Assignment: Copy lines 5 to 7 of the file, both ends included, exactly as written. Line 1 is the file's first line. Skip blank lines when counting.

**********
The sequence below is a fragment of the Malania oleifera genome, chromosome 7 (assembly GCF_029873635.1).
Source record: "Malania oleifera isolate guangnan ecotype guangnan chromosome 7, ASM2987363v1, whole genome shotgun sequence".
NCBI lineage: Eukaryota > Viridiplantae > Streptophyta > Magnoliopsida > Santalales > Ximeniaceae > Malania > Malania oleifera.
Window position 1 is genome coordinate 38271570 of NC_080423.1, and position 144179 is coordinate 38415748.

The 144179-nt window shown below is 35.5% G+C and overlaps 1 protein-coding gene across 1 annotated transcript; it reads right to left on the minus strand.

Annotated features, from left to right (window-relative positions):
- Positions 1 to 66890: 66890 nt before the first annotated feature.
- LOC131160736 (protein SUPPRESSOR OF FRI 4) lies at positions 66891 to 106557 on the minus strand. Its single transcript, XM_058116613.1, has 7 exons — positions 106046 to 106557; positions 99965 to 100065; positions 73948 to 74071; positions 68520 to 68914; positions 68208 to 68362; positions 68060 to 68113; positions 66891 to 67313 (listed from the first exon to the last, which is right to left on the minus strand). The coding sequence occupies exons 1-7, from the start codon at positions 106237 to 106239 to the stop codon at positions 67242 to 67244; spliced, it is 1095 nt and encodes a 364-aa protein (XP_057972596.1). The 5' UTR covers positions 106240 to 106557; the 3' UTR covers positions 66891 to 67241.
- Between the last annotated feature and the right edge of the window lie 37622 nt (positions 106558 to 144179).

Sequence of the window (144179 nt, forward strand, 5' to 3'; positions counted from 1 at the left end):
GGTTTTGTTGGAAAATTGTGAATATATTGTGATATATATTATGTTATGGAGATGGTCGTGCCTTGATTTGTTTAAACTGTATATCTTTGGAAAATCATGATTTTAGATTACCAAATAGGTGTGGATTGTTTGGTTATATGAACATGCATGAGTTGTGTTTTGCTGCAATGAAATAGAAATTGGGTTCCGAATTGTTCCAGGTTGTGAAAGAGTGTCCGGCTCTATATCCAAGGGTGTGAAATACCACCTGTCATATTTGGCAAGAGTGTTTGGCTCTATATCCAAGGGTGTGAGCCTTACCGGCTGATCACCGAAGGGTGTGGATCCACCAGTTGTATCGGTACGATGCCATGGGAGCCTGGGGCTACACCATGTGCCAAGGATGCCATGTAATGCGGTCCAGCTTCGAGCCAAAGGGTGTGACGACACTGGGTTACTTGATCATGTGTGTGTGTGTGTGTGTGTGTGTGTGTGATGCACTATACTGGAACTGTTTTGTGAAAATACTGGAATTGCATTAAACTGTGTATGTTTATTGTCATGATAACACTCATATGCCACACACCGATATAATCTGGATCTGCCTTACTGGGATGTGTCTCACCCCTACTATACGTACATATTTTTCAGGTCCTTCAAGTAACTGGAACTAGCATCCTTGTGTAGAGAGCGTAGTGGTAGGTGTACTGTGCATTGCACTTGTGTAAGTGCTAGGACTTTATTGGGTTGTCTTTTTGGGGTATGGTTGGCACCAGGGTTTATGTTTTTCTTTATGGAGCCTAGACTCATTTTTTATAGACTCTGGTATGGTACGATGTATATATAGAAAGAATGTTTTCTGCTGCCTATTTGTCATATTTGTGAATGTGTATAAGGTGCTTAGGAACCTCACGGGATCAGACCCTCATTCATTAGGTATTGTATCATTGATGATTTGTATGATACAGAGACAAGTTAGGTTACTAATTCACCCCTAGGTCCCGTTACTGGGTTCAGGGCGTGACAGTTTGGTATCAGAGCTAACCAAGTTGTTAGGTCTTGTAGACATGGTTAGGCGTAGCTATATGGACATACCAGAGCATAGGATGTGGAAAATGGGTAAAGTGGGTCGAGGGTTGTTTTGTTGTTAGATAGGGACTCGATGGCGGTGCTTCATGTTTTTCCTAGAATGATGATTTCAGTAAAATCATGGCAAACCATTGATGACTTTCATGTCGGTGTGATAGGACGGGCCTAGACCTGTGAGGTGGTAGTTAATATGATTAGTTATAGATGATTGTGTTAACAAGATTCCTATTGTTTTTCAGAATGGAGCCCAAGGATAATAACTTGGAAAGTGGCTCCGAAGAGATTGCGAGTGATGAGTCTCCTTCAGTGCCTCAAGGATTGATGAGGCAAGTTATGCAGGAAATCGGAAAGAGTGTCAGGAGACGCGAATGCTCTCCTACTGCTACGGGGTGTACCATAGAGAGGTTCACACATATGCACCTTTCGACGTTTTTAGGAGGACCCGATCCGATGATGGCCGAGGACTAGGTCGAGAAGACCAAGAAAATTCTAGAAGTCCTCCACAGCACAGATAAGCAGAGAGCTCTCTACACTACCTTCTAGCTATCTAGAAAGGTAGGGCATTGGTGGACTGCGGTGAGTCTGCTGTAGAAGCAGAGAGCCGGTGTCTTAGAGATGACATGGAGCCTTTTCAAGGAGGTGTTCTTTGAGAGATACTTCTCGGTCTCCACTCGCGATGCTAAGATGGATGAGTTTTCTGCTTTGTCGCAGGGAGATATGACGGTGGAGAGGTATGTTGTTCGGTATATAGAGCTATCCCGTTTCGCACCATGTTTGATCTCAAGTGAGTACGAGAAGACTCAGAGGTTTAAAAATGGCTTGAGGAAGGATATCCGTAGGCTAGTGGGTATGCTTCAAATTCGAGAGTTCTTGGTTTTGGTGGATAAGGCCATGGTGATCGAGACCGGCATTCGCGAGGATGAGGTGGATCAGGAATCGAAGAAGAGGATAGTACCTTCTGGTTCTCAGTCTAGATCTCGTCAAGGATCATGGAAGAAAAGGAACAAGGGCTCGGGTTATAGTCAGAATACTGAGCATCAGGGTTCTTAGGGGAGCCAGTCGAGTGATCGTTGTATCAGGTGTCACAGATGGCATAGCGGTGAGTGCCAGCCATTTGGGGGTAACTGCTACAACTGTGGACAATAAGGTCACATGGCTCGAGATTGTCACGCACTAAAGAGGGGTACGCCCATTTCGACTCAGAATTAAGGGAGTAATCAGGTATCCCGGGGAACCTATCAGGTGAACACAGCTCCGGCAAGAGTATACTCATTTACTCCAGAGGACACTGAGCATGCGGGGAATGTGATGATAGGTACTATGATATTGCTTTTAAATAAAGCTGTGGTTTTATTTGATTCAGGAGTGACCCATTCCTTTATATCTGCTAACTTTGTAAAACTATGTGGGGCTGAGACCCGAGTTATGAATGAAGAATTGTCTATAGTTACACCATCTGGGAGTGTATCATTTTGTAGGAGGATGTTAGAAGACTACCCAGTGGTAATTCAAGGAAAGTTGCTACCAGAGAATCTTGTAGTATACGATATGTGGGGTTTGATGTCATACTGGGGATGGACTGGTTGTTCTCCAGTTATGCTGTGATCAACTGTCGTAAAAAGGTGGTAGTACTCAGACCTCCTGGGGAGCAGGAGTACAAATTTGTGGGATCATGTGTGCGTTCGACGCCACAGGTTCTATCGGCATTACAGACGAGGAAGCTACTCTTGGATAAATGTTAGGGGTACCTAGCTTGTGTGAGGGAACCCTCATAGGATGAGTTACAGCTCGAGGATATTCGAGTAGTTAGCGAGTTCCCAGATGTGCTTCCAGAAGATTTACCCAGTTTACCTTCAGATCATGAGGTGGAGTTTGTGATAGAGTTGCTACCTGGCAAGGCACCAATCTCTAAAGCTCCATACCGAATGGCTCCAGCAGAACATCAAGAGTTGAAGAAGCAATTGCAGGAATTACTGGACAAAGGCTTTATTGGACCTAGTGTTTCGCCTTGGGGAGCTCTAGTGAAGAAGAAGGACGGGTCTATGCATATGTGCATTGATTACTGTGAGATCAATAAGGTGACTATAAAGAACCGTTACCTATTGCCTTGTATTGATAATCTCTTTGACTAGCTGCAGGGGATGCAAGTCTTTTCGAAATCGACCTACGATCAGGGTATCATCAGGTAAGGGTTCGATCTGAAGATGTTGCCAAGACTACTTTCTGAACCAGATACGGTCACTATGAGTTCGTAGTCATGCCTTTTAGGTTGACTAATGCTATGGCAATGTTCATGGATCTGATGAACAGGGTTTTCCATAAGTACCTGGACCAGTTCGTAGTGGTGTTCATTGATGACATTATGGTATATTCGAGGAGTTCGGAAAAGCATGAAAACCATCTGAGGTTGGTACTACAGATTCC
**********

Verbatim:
The 144179-nt window shown below is 35.5% G+C and overlaps 1 protein-coding gene across 1 annotated transcript; it reads right to left on the minus strand.

Annotated features, from left to right (window-relative positions):
- Positions 1 to 66890: 66890 nt before the first annotated feature.